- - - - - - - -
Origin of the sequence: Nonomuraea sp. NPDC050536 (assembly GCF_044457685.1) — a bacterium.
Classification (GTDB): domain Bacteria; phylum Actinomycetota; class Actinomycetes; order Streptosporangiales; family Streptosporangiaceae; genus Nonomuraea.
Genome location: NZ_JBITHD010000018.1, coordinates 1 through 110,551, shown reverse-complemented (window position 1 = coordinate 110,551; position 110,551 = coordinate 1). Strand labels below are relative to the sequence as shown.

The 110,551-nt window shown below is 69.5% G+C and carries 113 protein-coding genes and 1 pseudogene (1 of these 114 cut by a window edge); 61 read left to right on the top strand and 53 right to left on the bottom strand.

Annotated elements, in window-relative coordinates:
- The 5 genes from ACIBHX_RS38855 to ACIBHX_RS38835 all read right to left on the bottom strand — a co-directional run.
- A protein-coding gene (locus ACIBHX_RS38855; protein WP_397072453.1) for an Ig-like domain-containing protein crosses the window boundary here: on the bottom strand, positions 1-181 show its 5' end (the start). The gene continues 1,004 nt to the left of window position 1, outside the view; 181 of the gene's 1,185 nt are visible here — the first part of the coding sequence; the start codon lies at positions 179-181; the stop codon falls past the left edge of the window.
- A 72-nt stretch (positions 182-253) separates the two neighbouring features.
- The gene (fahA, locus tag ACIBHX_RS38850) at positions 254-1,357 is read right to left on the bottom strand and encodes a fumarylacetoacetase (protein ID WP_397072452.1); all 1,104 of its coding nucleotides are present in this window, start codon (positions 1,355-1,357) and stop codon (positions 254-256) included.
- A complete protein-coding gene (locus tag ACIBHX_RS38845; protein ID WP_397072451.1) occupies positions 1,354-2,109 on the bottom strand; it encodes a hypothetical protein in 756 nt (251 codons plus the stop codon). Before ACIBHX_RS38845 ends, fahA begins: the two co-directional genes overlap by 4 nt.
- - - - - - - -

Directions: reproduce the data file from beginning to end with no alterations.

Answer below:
Origin of the sequence: Nonomuraea sp. NPDC050536 (assembly GCF_044457685.1) — a bacterium.
Classification (GTDB): domain Bacteria; phylum Actinomycetota; class Actinomycetes; order Streptosporangiales; family Streptosporangiaceae; genus Nonomuraea.
Genome location: NZ_JBITHD010000018.1, coordinates 1 through 110,551, shown reverse-complemented (window position 1 = coordinate 110,551; position 110,551 = coordinate 1). Strand labels below are relative to the sequence as shown.

The 110,551-nt window shown below is 69.5% G+C and carries 113 protein-coding genes and 1 pseudogene (1 of these 114 cut by a window edge); 61 read left to right on the top strand and 53 right to left on the bottom strand.

Annotated elements, in window-relative coordinates:
- The 5 genes from ACIBHX_RS38855 to ACIBHX_RS38835 all read right to left on the bottom strand — a co-directional run.
- A protein-coding gene (locus ACIBHX_RS38855; protein WP_397072453.1) for an Ig-like domain-containing protein crosses the window boundary here: on the bottom strand, positions 1-181 show its 5' end (the start). The gene continues 1,004 nt to the left of window position 1, outside the view; 181 of the gene's 1,185 nt are visible here — the first part of the coding sequence; the start codon lies at positions 179-181; the stop codon falls past the left edge of the window.
- A 72-nt stretch (positions 182-253) separates the two neighbouring features.
- The gene (fahA, locus tag ACIBHX_RS38850) at positions 254-1,357 is read right to left on the bottom strand and encodes a fumarylacetoacetase (protein ID WP_397072452.1); all 1,104 of its coding nucleotides are present in this window, start codon (positions 1,355-1,357) and stop codon (positions 254-256) included.
- A complete protein-coding gene (locus tag ACIBHX_RS38845; protein ID WP_397072451.1) occupies positions 1,354-2,109 on the bottom strand; it encodes a hypothetical protein in 756 nt (251 codons plus the stop codon). Before ACIBHX_RS38845 ends, fahA begins: the two co-directional genes overlap by 4 nt.